Thursday, October 14, 2010

India's diamond bourse set to shine anew

India's first diamond exchange, which opens next week, expects turnover to rise 10-15 percent annually the next five years, challenging the dominance of traditional centres like Belgium and Israel.

Bharat Diamond Bourse, which shifts to a bigger site on Oct 17 after a near-two-decade delay, currently has a turnover of $27-28 billion, and hopes to grow substantially on higher participation from diamond traders across the globe. "We expect diamond traders from Israel and Belgium to start trading over here. And we also expect primary producers to come and sell their produce in India," Anoop Mehta, president of the exchange, told reporters at a pre-launch meet.

The exchange, with over 2,300 members, will be housed in 8 towers over an area of 20 million sq feet at the Bandra-Kurla complex, an emerging business district in suburban Mumbai. The exchange proposes to get buyers, sellers, banks and customs officials under one roof to facilitate exports of polished diamonds, Mehta said adding State Bank of India and Bank of India will have a presence in the bourse.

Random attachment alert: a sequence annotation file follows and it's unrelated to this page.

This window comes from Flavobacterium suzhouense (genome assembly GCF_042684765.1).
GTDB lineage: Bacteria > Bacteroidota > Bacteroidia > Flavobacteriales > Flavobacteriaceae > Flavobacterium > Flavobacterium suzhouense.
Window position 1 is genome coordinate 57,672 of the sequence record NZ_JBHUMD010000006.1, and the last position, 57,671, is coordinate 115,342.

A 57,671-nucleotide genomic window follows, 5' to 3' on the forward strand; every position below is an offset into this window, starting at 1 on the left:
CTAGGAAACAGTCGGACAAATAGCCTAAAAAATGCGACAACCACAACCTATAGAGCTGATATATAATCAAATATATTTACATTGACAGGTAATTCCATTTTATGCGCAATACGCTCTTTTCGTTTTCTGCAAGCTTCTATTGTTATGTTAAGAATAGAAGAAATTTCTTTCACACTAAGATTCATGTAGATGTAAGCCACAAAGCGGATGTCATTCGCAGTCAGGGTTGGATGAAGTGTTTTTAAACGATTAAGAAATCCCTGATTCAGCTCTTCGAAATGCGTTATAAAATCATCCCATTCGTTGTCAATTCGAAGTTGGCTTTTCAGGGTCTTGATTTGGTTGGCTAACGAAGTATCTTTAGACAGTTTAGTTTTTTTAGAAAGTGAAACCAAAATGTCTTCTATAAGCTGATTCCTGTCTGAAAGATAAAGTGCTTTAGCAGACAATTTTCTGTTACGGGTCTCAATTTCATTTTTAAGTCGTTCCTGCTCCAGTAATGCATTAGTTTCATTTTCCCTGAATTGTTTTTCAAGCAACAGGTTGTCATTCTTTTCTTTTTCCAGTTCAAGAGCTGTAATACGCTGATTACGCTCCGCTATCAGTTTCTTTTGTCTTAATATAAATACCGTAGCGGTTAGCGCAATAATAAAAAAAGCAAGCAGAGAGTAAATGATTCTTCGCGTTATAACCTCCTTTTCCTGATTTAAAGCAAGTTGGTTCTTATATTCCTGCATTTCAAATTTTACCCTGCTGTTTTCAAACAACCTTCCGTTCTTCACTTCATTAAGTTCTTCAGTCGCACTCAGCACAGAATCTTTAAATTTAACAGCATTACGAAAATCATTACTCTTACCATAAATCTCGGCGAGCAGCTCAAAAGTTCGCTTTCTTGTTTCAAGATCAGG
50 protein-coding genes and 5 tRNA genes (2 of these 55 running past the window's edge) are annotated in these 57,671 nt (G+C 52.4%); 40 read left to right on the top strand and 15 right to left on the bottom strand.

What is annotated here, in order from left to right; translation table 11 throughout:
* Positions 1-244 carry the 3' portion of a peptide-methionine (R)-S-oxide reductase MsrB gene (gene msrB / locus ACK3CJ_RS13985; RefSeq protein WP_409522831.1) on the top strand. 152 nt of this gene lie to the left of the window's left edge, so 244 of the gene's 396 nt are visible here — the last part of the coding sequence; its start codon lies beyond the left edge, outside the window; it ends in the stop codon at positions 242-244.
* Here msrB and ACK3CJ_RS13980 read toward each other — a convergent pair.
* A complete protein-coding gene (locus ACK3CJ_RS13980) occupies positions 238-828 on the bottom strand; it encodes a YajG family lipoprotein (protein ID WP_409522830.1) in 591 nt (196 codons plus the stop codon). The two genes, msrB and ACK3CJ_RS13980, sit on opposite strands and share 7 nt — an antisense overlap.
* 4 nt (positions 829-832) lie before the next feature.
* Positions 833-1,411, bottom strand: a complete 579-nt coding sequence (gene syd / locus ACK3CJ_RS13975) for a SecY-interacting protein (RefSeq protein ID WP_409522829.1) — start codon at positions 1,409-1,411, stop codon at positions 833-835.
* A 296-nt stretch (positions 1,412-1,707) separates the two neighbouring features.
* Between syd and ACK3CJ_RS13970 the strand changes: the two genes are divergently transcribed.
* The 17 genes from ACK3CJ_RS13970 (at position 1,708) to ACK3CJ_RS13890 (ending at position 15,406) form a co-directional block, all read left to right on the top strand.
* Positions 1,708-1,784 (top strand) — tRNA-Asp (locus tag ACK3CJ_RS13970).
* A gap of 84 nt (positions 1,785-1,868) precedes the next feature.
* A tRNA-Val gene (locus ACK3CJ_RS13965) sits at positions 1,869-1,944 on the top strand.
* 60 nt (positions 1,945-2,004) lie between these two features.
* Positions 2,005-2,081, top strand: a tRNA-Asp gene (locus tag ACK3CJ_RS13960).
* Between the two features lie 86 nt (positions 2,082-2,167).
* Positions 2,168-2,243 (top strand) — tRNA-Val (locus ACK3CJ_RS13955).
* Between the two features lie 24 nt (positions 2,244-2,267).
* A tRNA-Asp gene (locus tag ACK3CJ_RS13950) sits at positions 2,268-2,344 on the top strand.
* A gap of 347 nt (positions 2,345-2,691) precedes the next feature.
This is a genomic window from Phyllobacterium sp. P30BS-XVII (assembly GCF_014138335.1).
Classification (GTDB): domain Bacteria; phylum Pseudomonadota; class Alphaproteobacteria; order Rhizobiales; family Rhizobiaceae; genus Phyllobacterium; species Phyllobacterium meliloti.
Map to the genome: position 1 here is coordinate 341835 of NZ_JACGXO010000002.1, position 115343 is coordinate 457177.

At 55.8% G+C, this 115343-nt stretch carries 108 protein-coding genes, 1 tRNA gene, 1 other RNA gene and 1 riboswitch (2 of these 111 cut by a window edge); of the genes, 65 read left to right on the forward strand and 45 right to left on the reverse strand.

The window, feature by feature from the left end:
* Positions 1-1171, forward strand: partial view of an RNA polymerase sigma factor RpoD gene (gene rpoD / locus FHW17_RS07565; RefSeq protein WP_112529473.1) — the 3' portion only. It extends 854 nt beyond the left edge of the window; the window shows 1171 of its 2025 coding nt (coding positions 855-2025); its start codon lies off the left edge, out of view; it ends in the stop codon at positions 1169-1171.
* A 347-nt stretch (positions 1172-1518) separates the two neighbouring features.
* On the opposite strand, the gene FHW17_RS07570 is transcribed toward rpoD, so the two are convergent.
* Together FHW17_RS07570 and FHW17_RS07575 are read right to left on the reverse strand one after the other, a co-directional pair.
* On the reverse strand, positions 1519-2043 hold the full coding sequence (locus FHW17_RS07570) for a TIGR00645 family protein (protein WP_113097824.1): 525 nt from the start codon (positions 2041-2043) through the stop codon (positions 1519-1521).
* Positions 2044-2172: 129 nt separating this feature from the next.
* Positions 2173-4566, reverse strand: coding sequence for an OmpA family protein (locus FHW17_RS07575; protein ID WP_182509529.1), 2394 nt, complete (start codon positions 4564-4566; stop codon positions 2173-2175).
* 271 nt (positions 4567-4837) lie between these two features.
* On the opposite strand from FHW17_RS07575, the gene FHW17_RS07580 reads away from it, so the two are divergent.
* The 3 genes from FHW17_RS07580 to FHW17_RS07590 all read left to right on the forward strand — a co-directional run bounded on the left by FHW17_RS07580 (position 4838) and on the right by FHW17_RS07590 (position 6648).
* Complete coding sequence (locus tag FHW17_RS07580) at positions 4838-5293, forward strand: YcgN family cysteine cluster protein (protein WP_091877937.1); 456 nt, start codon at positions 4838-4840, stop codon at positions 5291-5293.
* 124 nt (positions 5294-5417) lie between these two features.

Over the next couple of years, Mehta expects global diamond companies to open offices here, and compete with the trading centres of Belgium and Israel which together account for turnover of $50 billion. In 2009/10, India imported 149.8 million carats of rough diamonds, up 24.5 percent on year, and exported 59.9 million of cut and polished diamonds, up 28.3 percent on year. India processes about seven in every 10 of the world's diamonds, accounting for 57 percent of the global diamond processing industry.

The country's diamond processing industry accounts for 70-75 percent of total diamond exports and employs 850,000 people, making it the largest cutting centre by value and number of employees. "All top 400 exporters are over here (at the bourse), which accounts for 90 percent of the turnover," Mehta said. The exchange, which was incorporated in 1984 with diamond exporters and state-run trading firm MMTC Ltd. , earlier operated out of the city's traditional diamond hub in south Mumbai. While the bourse was expected to move to its new premises in the early 90s, it was held up by procedural delays, Mehta said.

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